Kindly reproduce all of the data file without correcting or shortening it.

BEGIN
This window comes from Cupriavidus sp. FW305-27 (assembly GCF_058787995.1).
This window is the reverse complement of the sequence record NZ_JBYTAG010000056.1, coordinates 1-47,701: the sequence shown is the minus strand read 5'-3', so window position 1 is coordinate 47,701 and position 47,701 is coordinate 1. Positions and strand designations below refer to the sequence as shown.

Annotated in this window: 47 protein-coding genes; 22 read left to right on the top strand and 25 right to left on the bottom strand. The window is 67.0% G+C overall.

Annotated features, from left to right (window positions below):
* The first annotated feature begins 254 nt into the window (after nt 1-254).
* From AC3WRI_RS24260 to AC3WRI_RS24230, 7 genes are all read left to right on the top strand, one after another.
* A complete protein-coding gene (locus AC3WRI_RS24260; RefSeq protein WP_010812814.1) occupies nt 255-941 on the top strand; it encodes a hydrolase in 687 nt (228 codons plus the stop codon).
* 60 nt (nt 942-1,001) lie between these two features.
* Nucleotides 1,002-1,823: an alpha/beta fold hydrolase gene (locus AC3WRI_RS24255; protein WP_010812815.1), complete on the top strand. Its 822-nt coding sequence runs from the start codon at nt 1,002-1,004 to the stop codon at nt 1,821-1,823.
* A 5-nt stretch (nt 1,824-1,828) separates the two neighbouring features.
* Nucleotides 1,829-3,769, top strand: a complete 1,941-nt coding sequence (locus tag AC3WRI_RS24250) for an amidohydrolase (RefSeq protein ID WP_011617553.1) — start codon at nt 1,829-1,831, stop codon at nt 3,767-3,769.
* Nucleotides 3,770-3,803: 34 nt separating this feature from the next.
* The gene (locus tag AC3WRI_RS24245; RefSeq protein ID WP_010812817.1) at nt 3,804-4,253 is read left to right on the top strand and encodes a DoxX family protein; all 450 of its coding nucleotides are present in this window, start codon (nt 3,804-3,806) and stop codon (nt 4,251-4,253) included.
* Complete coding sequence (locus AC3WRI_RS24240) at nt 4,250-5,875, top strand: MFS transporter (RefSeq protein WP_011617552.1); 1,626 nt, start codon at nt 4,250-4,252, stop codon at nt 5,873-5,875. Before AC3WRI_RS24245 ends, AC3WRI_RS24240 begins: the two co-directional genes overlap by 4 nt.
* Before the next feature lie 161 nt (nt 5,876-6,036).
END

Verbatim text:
This window comes from Cupriavidus sp. FW305-27 (assembly GCF_058787995.1).
This window is the reverse complement of the sequence record NZ_JBYTAG010000056.1, coordinates 1-47,701: the sequence shown is the minus strand read 5'-3', so window position 1 is coordinate 47,701 and position 47,701 is coordinate 1. Positions and strand designations below refer to the sequence as shown.

Annotated in this window: 47 protein-coding genes; 22 read left to right on the top strand and 25 right to left on the bottom strand. The window is 67.0% G+C overall.

Annotated features, from left to right (window positions below):
* The first annotated feature begins 254 nt into the window (after nt 1-254).
* From AC3WRI_RS24260 to AC3WRI_RS24230, 7 genes are all read left to right on the top strand, one after another.
* A complete protein-coding gene (locus AC3WRI_RS24260; RefSeq protein WP_010812814.1) occupies nt 255-941 on the top strand; it encodes a hydrolase in 687 nt (228 codons plus the stop codon).
* 60 nt (nt 942-1,001) lie between these two features.
* Nucleotides 1,002-1,823: an alpha/beta fold hydrolase gene (locus AC3WRI_RS24255; protein WP_010812815.1), complete on the top strand. Its 822-nt coding sequence runs from the start codon at nt 1,002-1,004 to the stop codon at nt 1,821-1,823.
* A 5-nt stretch (nt 1,824-1,828) separates the two neighbouring features.
* Nucleotides 1,829-3,769, top strand: a complete 1,941-nt coding sequence (locus tag AC3WRI_RS24250) for an amidohydrolase (RefSeq protein ID WP_011617553.1) — start codon at nt 1,829-1,831, stop codon at nt 3,767-3,769.
* Nucleotides 3,770-3,803: 34 nt separating this feature from the next.
* The gene (locus tag AC3WRI_RS24245; RefSeq protein ID WP_010812817.1) at nt 3,804-4,253 is read left to right on the top strand and encodes a DoxX family protein; all 450 of its coding nucleotides are present in this window, start codon (nt 3,804-3,806) and stop codon (nt 4,251-4,253) included.
* Complete coding sequence (locus AC3WRI_RS24240) at nt 4,250-5,875, top strand: MFS transporter (RefSeq protein WP_011617552.1); 1,626 nt, start codon at nt 4,250-4,252, stop codon at nt 5,873-5,875. Before AC3WRI_RS24245 ends, AC3WRI_RS24240 begins: the two co-directional genes overlap by 4 nt.
* Before the next feature lie 161 nt (nt 5,876-6,036).